After writing about wealthy out of state owners with the name Eustis, I didn’t want to try to hunt down the other owners. But one owner had an unusual enough name that I figured why not. Lycurgus and Sallie Adams owned a part of lot 26 on Sq. 552. Lot 26, according to the 1902/1903 General Assessment lot 26 was in 4 parts. Lycurgus and Sallie owned a western lot. George W. Adams owned a portion of the lot with a structure on it. Levi Adams owned an eastern section. Edmund G. Hines owned a portion along the alley.
Lycurgus, also Licurits/ Lycurkus Adams was born around 1842-1844 and died in March 1922 in Prince George’s County, MD. He was an African American born to Josaiah and Elizabeth Adams in Maryland. He was drafted, but it doesn’t look like he served in the Civil War.
It appears that he was born and raised in Bladensburg, MD and he lived there and died there. He did wander into Washington, DC to get married to Sallie Nash (Mash?) in June 1887. He was a farmer, who owned his own land and lived on River Road.
His last will and testament, gives a sense of who another Adams was who also owned parts of lot 26. Levi Adams was his brother. His will directs that his DC property be sold upon his death. According to a search of the Evening Star, his executor Marion Duckett, did that the following year of his death in September in a public auction. Of a side note the farm he left his son, Joseph E. Beaman Adams of 907 Westminster St NW advertised to sell those 18 acres in October 1923. Lycurgus’ lot was sold to William Adams at auction. It is unclear how William was related, if at all.
In all honesty, I have zero to negative interest in these two women, so let me just get through this.
At some point in time between 1903 and 1909 the Washington Sanitary Improvement Company (WSIC) purchased lots from these women so they could add Sq 552 to their project. Mary Clarice Eustis owned lots 15-23, and Louis Eustis Hitchcock owned lots 9-14 and 24. I’m going to guess these were nothing more than investment properties for them.
Who was Marie Clarice Eustis? Marie Clarice Eustis Hofmann was born Marie Clarice Eustis in New Orleans in 1866, if I have the right woman. She was the daughter of Senator George Biddle Eustis and Ellen Buckner Eustis. In 1887 she married her 1st cousin (ewwww) George Peabody Eustis Corcoran, the brother of Louis Eustis Hitchcock. They divorced and in 1905 she married Polish pianist, composer, and inventor Josef Hofmann. They divorced in 1924. She eventually died in 1956 at the age of 90 in Aiken, SC.
Her cousin Louise Marie Eustis was born in Cannes, France in 1867 to George Eustis and Louise Morris Corcoran Eustis (daughter of WW Corcoran of the famous Corcoran Gallery). She married polo player ThomasHitchcock Jr in 1891. They both loved horses. They had four children Celestine E. Hitchcock Peabody (1892 –1935), Helen Louise Eustis Hitchcock Clark (1898–1979), Thomas Hitchcock (1900–1944) and Frank Center Eustis Hitchcock (1908–1957). She died in an accident in 1934 in Aiken, SC at the age of 66.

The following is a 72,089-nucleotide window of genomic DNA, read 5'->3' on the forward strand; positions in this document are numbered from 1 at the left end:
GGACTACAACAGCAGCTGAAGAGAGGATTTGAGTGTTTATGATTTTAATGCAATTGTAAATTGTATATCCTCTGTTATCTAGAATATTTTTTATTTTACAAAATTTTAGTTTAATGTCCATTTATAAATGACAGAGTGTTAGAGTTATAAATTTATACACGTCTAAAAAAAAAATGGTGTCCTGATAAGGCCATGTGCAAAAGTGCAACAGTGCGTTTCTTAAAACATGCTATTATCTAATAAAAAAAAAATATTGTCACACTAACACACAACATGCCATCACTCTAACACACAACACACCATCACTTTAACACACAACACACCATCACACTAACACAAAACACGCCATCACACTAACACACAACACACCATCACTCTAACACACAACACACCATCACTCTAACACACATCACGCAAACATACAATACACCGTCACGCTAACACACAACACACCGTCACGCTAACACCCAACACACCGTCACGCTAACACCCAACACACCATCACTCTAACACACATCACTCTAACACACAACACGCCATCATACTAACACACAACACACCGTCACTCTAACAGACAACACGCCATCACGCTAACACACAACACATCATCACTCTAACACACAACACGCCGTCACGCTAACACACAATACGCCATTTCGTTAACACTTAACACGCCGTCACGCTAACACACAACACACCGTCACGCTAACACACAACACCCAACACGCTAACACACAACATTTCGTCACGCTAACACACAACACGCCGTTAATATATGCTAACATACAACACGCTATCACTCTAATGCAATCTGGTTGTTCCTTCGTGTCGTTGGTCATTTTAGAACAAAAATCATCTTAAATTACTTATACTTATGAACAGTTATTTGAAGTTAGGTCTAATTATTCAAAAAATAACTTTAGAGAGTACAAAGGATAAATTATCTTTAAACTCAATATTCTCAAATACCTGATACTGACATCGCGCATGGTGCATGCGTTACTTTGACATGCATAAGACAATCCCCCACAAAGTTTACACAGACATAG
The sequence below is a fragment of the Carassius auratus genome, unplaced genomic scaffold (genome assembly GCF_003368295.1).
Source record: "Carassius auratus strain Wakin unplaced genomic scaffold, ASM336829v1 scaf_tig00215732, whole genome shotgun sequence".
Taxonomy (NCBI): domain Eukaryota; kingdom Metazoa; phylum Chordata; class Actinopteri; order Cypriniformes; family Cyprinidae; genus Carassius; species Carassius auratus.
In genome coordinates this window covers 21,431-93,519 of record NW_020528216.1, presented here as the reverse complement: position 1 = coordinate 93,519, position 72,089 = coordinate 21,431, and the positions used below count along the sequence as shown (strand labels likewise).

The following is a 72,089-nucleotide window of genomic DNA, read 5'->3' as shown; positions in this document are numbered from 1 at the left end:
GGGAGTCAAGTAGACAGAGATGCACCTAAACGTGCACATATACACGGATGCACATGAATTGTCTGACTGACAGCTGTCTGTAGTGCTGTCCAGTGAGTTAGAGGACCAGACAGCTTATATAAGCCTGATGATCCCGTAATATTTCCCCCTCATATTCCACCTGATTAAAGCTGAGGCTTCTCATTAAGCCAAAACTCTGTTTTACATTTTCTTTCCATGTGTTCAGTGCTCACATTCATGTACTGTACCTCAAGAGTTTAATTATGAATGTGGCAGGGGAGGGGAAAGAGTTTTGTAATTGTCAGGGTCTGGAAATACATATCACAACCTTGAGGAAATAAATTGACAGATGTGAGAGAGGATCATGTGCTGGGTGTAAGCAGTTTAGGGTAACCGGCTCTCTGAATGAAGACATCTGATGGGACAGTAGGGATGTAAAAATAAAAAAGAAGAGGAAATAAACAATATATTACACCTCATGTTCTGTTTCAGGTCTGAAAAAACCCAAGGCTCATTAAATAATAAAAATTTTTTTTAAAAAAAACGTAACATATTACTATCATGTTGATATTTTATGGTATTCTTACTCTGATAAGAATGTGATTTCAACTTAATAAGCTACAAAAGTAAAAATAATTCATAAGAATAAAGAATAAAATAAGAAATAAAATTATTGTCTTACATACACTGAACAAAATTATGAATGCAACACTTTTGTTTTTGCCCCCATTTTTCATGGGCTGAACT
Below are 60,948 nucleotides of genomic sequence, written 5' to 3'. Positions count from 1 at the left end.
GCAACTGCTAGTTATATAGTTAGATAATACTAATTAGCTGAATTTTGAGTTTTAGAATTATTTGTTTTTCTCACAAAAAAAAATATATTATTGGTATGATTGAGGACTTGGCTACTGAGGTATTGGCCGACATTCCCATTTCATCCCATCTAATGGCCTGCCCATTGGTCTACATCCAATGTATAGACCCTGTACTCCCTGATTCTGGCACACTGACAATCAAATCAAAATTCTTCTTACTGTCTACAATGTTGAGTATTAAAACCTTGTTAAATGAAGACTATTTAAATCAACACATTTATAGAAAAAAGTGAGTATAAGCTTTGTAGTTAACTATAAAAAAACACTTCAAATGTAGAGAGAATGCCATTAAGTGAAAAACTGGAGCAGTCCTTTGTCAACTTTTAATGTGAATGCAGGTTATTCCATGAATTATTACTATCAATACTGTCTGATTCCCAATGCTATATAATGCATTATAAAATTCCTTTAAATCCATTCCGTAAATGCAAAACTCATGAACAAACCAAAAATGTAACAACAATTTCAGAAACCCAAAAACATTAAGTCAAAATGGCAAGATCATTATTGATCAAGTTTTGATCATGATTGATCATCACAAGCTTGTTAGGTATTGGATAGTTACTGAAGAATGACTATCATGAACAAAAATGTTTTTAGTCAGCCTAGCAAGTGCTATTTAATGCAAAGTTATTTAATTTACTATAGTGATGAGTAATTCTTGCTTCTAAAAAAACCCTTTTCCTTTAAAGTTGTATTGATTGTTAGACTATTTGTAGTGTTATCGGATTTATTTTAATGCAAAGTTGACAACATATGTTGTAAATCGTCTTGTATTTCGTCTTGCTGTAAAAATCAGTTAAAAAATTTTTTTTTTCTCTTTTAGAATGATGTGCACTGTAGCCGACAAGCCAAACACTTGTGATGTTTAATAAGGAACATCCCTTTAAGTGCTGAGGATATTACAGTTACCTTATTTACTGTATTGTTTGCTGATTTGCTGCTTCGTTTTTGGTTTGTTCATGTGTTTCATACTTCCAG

When looking at the General Assessment for 1902/1903 one of the biggest property owner for the block bounded by 3rd, Q, 1st and P St NW, Sq. 552, Wm. R. Riley, not the Washington Sanitary Improvement Company (WSIC). WSIC’s time will come later.
William R. Riley owned lots 1-2, 4-6, and 29-32.
Who was William Robinson Smith Riley? He was born July 19, 1817 in Appomattox County, VA and died in DC on January 15, 1893.
According to his obituary published in the Evening star. January 16, 1893, page 6:
William R. Riley Dead A Well-Known Citizen Expires After a Short Illness
In the death of Mr. Wm. R. Riley this city loses one of its substantial citizens. His death occurred yesterday at his late residence, No. 7 Iowa Circle [Now Logan Circle]. Mr. Riley had reached the advanced age of seventy-five years. He was, however, a man of active habits, and while not exactly vigorous, yet he was seldom ill. His last sickness lasted only six days. On Monday just a week ago he was taken sick in his office in the Riley building, 9th and E streets. He was removed to his residence and by Thursday pneumonia developed which resulted in his death at 1 o’clock yesterday. He had planned to leave for Florida today where his wife was staying. Mrs. Riley was at once informed of the illness of her husband and reached home Saturday morning. Mr. Riley had spent practically all his life in this city. He came here with his father from his birthplace in Accomac, Va., when only four years of age. When quite young he entered a dry-goods’ house as a clerk, and when still a young man he became the owner of the store in which he had started in life as a clerk. The same business ability which marked his early career enabled him to amass a considerable fortune. He was identified with a number of the substantial business enterprises of the city. He was the founder of the Arlington Fire Insurance Company, and a director in that company at the time of his death. For a number of years he was one of the directors of the Washington Gas Light Company. He established the West End Bank and until recently was the president. He was a member of the old city council, was connected with Columbia Lodge of Odd Fellows, and was an active member of Ascension Church. Six children survive him, two sons and four daughters. The funeral services will be held at the Church of the Ascension Wednesday morning at 11 o’clock, and Rev. John H. Elliot will officiate. The interment will be in the family lot in Congressional cemetery.Continue reading WSIC- Property Owner of Sq. 552- William R. Riley
In honor of Martin Luther King Day, I will post a few words from a speech he gave while visiting the Shaw neighborhood back in 1967.
Of course, we all recognize that if we are ultimately to improve psychological and physical conditions for minorities there must be total elimination of ghettoes and the establishment of a truly integrated society. In the meantime, however, all those working for economic and social justice are forced to address themselves to interim programs which, while not totally changing the situation, will nevertheless bring about improvement in the lives of those forced to live in ghettoes. And so, whiel [sic] many of those steps may lead to limited integration, those which do not must clearly be seen as interim steps until the objective situation makes a more fundamental approach.